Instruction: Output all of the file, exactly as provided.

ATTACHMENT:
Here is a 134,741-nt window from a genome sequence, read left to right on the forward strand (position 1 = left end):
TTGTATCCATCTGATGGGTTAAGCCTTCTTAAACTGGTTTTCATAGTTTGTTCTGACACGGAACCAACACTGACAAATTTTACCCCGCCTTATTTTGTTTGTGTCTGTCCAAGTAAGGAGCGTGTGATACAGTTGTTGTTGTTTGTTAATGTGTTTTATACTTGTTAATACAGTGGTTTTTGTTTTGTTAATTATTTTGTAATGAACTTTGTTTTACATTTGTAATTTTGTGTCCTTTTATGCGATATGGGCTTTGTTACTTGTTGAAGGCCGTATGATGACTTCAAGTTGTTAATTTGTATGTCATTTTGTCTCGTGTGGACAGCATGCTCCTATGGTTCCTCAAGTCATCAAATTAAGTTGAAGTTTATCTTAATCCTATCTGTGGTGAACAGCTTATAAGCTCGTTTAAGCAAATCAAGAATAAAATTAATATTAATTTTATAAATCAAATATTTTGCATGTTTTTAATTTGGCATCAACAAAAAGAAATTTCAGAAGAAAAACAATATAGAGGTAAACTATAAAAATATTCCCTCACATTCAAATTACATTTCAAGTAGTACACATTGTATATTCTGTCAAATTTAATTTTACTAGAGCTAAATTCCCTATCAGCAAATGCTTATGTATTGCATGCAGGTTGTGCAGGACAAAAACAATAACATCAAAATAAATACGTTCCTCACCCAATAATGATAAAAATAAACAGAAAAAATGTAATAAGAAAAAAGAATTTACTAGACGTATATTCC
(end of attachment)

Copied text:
Here is a 134,741-nt window from a genome sequence, read left to right on the forward strand (position 1 = left end):
TTGTATCCATCTGATGGGTTAAGCCTTCTTAAACTGGTTTTCATAGTTTGTTCTGACACGGAACCAACACTGACAAATTTTACCCCGCCTTATTTTGTTTGTGTCTGTCCAAGTAAGGAGCGTGTGATACAGTTGTTGTTGTTTGTTAATGTGTTTTATACTTGTTAATACAGTGGTTTTTGTTTTGTTAATTATTTTGTAATGAACTTTGTTTTACATTTGTAATTTTGTGTCCTTTTATGCGATATGGGCTTTGTTACTTGTTGAAGGCCGTATGATGACTTCAAGTTGTTAATTTGTATGTCATTTTGTCTCGTGTGGACAGCATGCTCCTATGGTTCCTCAAGTCATCAAATTAAGTTGAAGTTTATCTTAATCCTATCTGTGGTGAACAGCTTATAAGCTCGTTTAAGCAAATCAAGAATAAAATTAATATTAATTTTATAAATCAAATATTTTGCATGTTTTTAATTTGGCATCAACAAAAAGAAATTTCAGAAGAAAAACAATATAGAGGTAAACTATAAAAATATTCCCTCACATTCAAATTACATTTCAAGTAGTACACATTGTATATTCTGTCAAATTTAATTTTACTAGAGCTAAATTCCCTATCAGCAAATGCTTATGTATTGCATGCAGGTTGTGCAGGACAAAAACAATAACATCAAAATAAATACGTTCCTCACCCAATAATGATAAAAATAAACAGAAAAAATGTAATAAGAAAAAAGAATTTACTAGACGTATATTCC